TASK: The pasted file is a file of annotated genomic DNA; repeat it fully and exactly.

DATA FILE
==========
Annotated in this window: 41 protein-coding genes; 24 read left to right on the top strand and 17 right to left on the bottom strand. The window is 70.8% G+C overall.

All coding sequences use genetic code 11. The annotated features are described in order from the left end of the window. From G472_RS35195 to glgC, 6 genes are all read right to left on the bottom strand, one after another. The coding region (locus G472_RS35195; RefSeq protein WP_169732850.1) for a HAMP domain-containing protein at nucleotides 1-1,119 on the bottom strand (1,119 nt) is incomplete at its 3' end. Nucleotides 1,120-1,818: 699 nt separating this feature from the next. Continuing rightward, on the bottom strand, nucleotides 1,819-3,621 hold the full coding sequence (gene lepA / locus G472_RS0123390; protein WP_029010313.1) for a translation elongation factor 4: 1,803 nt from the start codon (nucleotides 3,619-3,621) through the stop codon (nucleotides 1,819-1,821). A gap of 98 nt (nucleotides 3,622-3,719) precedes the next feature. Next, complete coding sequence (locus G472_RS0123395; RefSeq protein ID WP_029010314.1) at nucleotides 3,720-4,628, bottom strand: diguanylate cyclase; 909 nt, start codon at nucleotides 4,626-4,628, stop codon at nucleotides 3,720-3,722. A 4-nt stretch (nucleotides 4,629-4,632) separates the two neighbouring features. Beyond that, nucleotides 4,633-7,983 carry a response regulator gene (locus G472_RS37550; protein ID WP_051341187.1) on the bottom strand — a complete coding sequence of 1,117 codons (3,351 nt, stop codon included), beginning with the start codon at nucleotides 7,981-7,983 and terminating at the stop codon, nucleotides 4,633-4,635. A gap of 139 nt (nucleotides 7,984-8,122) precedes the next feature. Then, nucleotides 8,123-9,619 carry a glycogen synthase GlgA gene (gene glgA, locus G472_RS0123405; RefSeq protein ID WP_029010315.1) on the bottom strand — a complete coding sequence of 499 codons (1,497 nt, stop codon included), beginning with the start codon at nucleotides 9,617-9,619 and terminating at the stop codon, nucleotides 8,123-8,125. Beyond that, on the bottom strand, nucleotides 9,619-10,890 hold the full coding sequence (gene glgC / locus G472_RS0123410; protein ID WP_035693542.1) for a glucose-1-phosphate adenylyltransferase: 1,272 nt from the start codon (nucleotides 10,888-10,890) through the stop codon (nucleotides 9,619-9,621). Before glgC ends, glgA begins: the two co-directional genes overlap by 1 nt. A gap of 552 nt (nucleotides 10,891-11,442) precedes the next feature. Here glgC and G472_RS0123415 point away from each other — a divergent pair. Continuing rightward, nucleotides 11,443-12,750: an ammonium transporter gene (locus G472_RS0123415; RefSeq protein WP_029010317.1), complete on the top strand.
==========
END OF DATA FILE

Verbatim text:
Annotated in this window: 41 protein-coding genes; 24 read left to right on the top strand and 17 right to left on the bottom strand. The window is 70.8% G+C overall.

All coding sequences use genetic code 11. The annotated features are described in order from the left end of the window. From G472_RS35195 to glgC, 6 genes are all read right to left on the bottom strand, one after another. The coding region (locus G472_RS35195; RefSeq protein WP_169732850.1) for a HAMP domain-containing protein at nucleotides 1-1,119 on the bottom strand (1,119 nt) is incomplete at its 3' end. Nucleotides 1,120-1,818: 699 nt separating this feature from the next. Continuing rightward, on the bottom strand, nucleotides 1,819-3,621 hold the full coding sequence (gene lepA / locus G472_RS0123390; protein WP_029010313.1) for a translation elongation factor 4: 1,803 nt from the start codon (nucleotides 3,619-3,621) through the stop codon (nucleotides 1,819-1,821). A gap of 98 nt (nucleotides 3,622-3,719) precedes the next feature. Next, complete coding sequence (locus G472_RS0123395; RefSeq protein ID WP_029010314.1) at nucleotides 3,720-4,628, bottom strand: diguanylate cyclase; 909 nt, start codon at nucleotides 4,626-4,628, stop codon at nucleotides 3,720-3,722. A 4-nt stretch (nucleotides 4,629-4,632) separates the two neighbouring features. Beyond that, nucleotides 4,633-7,983 carry a response regulator gene (locus G472_RS37550; protein ID WP_051341187.1) on the bottom strand — a complete coding sequence of 1,117 codons (3,351 nt, stop codon included), beginning with the start codon at nucleotides 7,981-7,983 and terminating at the stop codon, nucleotides 4,633-4,635. A gap of 139 nt (nucleotides 7,984-8,122) precedes the next feature. Then, nucleotides 8,123-9,619 carry a glycogen synthase GlgA gene (gene glgA, locus G472_RS0123405; RefSeq protein ID WP_029010315.1) on the bottom strand — a complete coding sequence of 499 codons (1,497 nt, stop codon included), beginning with the start codon at nucleotides 9,617-9,619 and terminating at the stop codon, nucleotides 8,123-8,125. Beyond that, on the bottom strand, nucleotides 9,619-10,890 hold the full coding sequence (gene glgC / locus G472_RS0123410; protein ID WP_035693542.1) for a glucose-1-phosphate adenylyltransferase: 1,272 nt from the start codon (nucleotides 10,888-10,890) through the stop codon (nucleotides 9,619-9,621). Before glgC ends, glgA begins: the two co-directional genes overlap by 1 nt. A gap of 552 nt (nucleotides 10,891-11,442) precedes the next feature. Here glgC and G472_RS0123415 point away from each other — a divergent pair. Continuing rightward, nucleotides 11,443-12,750: an ammonium transporter gene (locus G472_RS0123415; RefSeq protein WP_029010317.1), complete on the top strand.